|in one of the caves of the monastery|
Thailand - everyone has a different idea about this exotic country - wild beaches, underwater world, cheap women, full-moon parties ... I've already been here once and this time I decided to discover a different Thailand - to find peace in the north in a Buddhist monastery, practicing Vipassana.
|wonderful scenery around the monastery|
|one of the temples in Bangkok|
Bangkok, the city that never sleeps, welcomed me with full power. It seemed quite changed from 4 years ago when I was here. After India and Indonesia I felt like I was teleported to the future. The Sky Train picked me from the airport, inside everybody talking to his I-phone, but no one talks to each other. The tuk-tuks are shiny and new and not even bothering me like it was before. There are almost no beggars. The parks and the train station, where before homeless people were sleeping, were now clean and tidy. People definitely looked richer than before and wages are higher than in Bulgaria. As always Bangkok is full of tourists and I even met some Russian friends from India who hosted me on the roof-top of the cheapest and best guesthouse in Bangkok.
Two days later I took the train to the north - to Chang May. I arrived early the next morning and I found that in a village close by there is an Umbrella Festival. I arrived just in time for the last day. Large and small umbrellas made of bamboo in an ancient Chinese manner. Beauties cycling with umbrellas in hand, children sang and played traditional Thai songs. Thousands of umbrellas everywhere, and of course, many dragons. Colorful and fun.
In Chang Mai, I met for second time with Irina - the Bulgarian girl we saw in Goa. I experienced the incredible Thai street food before entering the monastery. I can say - the best food so far from the whole trip. I could not stop, fresh juices and fruits on every corner, spring rolls, sweet and sour delights unknown mixtures of salty, sweet, hot and sour and those tempting aromas in the air that make you forget where you are going. However, I went to the monastery the next day and said goodbye to city life.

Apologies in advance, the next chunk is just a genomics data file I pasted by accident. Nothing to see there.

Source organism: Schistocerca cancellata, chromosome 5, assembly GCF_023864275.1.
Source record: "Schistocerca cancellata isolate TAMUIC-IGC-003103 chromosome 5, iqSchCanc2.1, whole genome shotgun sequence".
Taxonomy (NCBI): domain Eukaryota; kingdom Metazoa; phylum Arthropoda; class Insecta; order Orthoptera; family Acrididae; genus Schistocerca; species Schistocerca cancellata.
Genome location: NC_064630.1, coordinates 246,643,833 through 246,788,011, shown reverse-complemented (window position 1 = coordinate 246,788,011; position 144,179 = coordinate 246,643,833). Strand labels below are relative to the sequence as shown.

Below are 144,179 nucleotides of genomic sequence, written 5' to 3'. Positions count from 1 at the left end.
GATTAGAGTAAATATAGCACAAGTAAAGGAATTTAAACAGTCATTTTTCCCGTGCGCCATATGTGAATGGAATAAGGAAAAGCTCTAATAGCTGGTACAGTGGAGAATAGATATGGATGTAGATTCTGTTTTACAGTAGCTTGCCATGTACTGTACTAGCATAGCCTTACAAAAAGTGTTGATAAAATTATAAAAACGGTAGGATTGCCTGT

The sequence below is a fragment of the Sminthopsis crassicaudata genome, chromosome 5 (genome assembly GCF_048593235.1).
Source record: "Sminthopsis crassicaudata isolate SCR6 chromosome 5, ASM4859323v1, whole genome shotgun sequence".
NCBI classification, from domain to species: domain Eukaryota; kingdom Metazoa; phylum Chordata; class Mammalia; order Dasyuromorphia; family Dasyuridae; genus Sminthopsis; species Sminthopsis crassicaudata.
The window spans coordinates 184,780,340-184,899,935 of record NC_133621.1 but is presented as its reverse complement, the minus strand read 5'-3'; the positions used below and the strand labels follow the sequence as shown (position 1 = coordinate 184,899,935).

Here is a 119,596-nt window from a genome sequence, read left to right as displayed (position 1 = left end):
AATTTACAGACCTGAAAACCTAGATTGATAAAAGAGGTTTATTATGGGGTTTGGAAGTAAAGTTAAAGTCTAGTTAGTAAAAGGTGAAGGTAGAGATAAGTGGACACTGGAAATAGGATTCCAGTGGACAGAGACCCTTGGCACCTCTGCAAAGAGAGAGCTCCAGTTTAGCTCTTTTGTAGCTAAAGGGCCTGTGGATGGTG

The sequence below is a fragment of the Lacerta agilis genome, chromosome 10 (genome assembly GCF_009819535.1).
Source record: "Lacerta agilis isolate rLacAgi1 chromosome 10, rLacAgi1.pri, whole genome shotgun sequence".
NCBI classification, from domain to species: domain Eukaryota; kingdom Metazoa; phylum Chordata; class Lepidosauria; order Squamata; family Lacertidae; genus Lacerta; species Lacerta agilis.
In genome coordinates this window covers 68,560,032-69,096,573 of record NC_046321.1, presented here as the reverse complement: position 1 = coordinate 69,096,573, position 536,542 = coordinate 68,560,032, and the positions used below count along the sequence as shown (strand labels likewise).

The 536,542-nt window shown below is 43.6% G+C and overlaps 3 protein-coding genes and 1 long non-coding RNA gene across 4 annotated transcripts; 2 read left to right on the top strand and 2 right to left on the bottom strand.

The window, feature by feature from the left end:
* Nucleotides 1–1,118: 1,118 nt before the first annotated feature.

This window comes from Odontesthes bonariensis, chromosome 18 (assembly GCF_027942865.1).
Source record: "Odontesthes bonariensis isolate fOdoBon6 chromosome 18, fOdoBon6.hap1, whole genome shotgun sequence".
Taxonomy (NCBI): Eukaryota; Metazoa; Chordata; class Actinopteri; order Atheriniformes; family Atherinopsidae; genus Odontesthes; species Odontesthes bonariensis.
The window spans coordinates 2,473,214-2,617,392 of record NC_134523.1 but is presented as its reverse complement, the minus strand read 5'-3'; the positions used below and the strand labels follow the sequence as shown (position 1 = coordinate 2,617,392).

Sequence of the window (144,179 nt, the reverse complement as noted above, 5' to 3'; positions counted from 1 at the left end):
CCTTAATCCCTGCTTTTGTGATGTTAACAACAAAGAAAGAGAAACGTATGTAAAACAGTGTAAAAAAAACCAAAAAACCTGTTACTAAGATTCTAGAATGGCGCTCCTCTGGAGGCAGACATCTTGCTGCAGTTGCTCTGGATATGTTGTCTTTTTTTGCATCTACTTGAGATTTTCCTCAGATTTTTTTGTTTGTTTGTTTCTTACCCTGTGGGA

|meat in Bangkok|
|making umbrella from bamboo|
|the night market in Chang Mai - sweet pigs filled with meat|
|and other goodies ...|
|one of hundreds of temples in Chang Mai|
The monastery is set in one of the most beautiful places in the Thai mountains. There was a wonderful forest, two lakes, rivers and towering cliffs with many caves. Three of the caves are suitable for meditation, there are 2 more meditation halls-one outside and one inside. They gave me white clothes and my own house called kuti (wooden house on stills). In the kuti there is nothing - just a pile of blankets and mats. But I had my own brand new bathroom inside the kuti. The idea is to live as a monk and sleep on the ground. But for me it was a luxury - private kuti with a private shower. The weather was quite cold at that time in the mountains, and I'd left all winter clothes and my sleeping bag in Bangkok. Every morning the girls complain about how they survived the cold night, an American girl even left the first morning - she could not sleep on the hard and cold. For me it was perfect, even I used only three of the seven blankets that we were given. The program was similar to that in Vipassana center, but with less meditation and more freedom. I had to refrain from listening to music, singing, dancing, meat and any food after 11 o'clock and of course lying, stealing, killing, sex ... but you can talk to people, help in the kitchen, feed the fish and generally to deal with side things besides meditation. This makes the stay very pleasant and I even did not want to leave. Food was only in 7 and 11 o'clock, but it was sufficient. Each day a variety of vegetarian dishes, mushrooms and exotic fruits. I felt incredibly happy and relaxed. The only thing that bothered me was that my visa was expiring. Two weeks were insufficient for this place. I was too lazy to bother with visas in Kuala Lumpur and decided to take advantage of the new service for Bulgarians - a visa at the airport in 2 weeks. Proved to be a big mistake - I paid $40 for 15 days (and all Europeans come free for 1 month at the airport!) And wasting a whole page of the passport. I only have 2 blank pages and I had to plan carefully my next visas.